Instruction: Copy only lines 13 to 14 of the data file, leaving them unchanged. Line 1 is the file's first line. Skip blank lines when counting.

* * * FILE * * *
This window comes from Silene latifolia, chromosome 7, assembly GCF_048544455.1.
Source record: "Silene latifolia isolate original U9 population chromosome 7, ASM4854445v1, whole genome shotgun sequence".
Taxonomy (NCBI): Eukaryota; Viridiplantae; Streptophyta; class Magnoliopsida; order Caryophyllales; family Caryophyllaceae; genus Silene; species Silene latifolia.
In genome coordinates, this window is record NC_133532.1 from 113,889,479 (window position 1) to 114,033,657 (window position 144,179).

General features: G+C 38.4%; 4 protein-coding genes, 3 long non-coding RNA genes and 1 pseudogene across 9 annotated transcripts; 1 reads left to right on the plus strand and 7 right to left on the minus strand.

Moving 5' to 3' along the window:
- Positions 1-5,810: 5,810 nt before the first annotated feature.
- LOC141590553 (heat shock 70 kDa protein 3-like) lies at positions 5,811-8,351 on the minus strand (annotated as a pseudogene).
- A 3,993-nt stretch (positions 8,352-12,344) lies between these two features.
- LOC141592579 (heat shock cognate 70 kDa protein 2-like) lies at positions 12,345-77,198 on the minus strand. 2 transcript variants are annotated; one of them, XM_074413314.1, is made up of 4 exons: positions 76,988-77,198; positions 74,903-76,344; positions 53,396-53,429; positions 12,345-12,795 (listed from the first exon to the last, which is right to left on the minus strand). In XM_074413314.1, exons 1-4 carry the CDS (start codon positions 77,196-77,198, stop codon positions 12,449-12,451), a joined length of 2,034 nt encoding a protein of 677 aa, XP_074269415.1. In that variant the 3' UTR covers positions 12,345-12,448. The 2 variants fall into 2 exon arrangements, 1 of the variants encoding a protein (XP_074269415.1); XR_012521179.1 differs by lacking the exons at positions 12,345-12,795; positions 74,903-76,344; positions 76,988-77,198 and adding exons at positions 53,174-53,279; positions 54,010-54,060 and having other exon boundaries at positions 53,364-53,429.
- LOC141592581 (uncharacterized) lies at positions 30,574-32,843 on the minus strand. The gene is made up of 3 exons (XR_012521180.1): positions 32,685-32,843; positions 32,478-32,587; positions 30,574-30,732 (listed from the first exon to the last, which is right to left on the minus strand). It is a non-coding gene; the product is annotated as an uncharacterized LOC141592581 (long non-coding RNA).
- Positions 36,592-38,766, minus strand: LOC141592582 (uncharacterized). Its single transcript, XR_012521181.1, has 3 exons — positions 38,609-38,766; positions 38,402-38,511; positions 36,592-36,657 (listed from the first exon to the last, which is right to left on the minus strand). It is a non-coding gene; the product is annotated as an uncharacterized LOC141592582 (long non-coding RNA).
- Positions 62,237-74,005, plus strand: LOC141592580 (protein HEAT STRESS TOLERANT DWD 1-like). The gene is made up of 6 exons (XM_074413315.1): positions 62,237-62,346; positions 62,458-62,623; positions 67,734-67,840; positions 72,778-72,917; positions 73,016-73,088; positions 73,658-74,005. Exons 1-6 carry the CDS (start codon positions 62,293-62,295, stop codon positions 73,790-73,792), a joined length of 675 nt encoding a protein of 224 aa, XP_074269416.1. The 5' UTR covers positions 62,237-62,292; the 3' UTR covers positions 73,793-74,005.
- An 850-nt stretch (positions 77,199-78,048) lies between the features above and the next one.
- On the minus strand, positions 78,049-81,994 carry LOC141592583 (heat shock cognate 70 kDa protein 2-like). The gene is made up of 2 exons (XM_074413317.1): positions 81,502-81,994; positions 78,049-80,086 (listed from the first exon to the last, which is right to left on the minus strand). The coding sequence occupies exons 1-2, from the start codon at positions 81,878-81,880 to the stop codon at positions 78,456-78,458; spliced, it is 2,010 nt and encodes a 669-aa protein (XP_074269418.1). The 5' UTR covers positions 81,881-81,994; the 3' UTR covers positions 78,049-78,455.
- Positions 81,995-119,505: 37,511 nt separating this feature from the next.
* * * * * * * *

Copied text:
- Positions 62,237-74,005, plus strand: LOC141592580 (protein HEAT STRESS TOLERANT DWD 1-like). The gene is made up of 6 exons (XM_074413315.1): positions 62,237-62,346; positions 62,458-62,623; positions 67,734-67,840; positions 72,778-72,917; positions 73,016-73,088; positions 73,658-74,005. Exons 1-6 carry the CDS (start codon positions 62,293-62,295, stop codon positions 73,790-73,792), a joined length of 675 nt encoding a protein of 224 aa, XP_074269416.1. The 5' UTR covers positions 62,237-62,292; the 3' UTR covers positions 73,793-74,005.
- An 850-nt stretch (positions 77,199-78,048) lies between the features above and the next one.